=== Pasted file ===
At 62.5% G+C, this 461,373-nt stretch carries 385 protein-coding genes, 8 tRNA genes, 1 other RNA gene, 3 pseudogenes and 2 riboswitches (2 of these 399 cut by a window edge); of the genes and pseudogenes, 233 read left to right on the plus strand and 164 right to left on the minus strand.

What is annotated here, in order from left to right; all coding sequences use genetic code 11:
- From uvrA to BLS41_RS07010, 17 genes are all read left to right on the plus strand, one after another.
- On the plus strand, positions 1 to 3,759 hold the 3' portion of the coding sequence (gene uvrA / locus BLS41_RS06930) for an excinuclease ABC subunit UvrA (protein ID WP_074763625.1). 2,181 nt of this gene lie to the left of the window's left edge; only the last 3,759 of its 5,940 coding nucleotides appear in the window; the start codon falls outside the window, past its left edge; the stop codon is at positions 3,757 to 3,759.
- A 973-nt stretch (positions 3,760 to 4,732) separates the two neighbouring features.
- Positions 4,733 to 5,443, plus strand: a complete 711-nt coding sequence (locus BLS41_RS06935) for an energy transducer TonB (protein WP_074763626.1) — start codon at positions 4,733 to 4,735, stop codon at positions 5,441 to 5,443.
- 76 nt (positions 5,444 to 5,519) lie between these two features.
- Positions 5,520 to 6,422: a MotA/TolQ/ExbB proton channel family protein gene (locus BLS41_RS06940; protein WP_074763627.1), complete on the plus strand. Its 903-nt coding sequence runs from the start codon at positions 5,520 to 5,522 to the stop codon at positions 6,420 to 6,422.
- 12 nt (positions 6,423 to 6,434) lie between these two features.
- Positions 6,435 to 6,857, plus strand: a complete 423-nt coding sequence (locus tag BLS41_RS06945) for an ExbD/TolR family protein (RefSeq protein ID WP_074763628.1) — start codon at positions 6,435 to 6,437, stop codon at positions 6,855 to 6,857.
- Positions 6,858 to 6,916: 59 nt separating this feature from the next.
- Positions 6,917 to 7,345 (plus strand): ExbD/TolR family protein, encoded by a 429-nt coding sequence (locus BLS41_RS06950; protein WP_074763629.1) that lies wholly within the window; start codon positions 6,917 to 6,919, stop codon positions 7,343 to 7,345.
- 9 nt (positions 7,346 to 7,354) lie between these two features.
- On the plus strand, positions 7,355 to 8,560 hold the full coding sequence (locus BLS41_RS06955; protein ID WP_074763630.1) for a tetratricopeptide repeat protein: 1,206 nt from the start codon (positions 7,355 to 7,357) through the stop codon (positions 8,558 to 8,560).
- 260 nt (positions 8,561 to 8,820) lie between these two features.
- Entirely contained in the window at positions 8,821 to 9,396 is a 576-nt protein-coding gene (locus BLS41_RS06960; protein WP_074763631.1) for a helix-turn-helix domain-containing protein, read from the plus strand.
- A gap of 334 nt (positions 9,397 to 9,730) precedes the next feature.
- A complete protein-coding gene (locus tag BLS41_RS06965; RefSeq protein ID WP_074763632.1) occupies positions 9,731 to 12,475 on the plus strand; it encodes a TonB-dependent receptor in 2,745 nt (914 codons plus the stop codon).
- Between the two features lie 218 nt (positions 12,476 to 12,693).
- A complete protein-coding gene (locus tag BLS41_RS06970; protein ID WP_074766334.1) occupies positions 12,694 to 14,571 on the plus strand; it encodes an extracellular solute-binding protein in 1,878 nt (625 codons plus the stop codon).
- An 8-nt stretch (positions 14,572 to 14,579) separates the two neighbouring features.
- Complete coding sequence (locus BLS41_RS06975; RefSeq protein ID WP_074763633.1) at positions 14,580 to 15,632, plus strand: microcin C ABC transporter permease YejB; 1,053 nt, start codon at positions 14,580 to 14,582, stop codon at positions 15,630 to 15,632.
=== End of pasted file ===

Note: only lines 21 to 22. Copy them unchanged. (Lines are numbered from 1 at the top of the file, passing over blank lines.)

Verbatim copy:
- An 8-nt stretch (positions 14,572 to 14,579) separates the two neighbouring features.
- Complete coding sequence (locus BLS41_RS06975; RefSeq protein ID WP_074763633.1) at positions 14,580 to 15,632, plus strand: microcin C ABC transporter permease YejB; 1,053 nt, start codon at positions 14,580 to 14,582, stop codon at positions 15,630 to 15,632.